Our Brand Is Crisis deserves nomination for dullest movie of the year

by Bob Brown
Posted 11/03/15, 03:20 pm

The release of Our Brand Is Crisis coincides with one of the more colorful American presidential primary seasons in recent memory. Unfortunately, it isn’t half as interesting as a real-life Republican debate. Crisis tells the tale of a last-place campaign’s upswing, propelled by dirty tricks of the trade, but makes drab work out of potentially entertaining and thought-provoking material. Campaign boss wannabes might pick up a few pointers from the film, but others considering buying a ticket might elect to sit this one out.

Jane Bodine (Sandra Bullock) hasn’t run a political campaign in years. She quit the muckraking business after a streak of losses. Inexplicably, a Bolivian presidential candidate’s team of advisors asks her to bail out his campaign. Pedro Castillo (Joaquim de Almeida), now a senator but at one time the country’s president, is down 28 points in the polls. Jane joins his campaign staff just three months ahead of the election.

She quickly discovers just how uphill the battle will be. Her former nemesis, Pat Candy (Billy Bob Thornton), is running the campaign of the leading candidate, Victor Rivera (Louis Arcella). Jane and Pat have squared off against each other several times in the past, and Pat’s candidate has always come out on top.

For Jane, the race is more about her than her candidate or what’s good for the Bolivian people. Nothing can stand in the way of her win, not even the candidate. As Castillo starts to climb in the polls, he rebuffs Jane’s advice to take cheap shots at Rivera. 

“I am this close to winning this thing, and I’m not going to let you ruin it!” she tells him.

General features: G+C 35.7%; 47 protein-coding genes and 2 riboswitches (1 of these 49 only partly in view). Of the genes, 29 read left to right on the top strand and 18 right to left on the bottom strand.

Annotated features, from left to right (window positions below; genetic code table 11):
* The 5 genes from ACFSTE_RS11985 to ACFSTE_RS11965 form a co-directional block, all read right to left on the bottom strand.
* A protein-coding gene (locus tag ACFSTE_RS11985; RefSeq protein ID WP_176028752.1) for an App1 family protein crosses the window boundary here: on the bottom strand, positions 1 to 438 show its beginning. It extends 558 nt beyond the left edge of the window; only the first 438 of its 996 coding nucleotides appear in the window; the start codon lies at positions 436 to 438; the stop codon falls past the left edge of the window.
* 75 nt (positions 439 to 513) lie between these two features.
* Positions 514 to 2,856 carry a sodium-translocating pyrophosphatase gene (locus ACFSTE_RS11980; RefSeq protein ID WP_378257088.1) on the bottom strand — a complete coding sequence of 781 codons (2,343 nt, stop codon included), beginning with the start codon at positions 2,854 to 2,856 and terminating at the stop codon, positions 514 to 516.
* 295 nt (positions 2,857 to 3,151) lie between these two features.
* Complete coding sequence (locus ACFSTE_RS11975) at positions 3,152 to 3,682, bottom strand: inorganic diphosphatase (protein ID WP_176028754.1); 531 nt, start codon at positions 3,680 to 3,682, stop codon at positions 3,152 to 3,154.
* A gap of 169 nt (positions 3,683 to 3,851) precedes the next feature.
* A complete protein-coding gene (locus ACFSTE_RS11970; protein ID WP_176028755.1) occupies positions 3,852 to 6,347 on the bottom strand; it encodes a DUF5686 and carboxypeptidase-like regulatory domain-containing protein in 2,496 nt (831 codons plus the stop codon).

In one of the film’s few slick sequences, Jane gets her way by playing dirty with her own candidate. She surreptitiously prints leaflets with untrue adultery accusations against Castillo. When the media picks up on the story, Castillo blames Rivera and agrees to strike back with Jane’s suggested TV ad sucker punches.

Crisis (rated R for language, including some sexual references) flops as a satire, if such was intended. At best, the film weighs in as a political Rocky II drama, where underdog Jane tries to make a comeback against an old foe. But there’s really no one to root for or against. Pat, although unpleasant, is no more villainous than Jane. And the cigarette smoke and profanities Jane exhales fail to transform the girl-next-door Bullock into a bona fide stinker you love to hate.

How bland is Crisis? It’s like watching Bernie Sanders watch paint dry. And with no justification, the film’s final scene abruptly conjures a total transformation in Jane and ends on a dopey platitude: “If you don’t like the road you’re on, start paving another one.”

If only I’d heard that advice before I left for the theater.

Bob Brown

Bob is a graduate of the WORLD Journalism Institute’s mid-career course.

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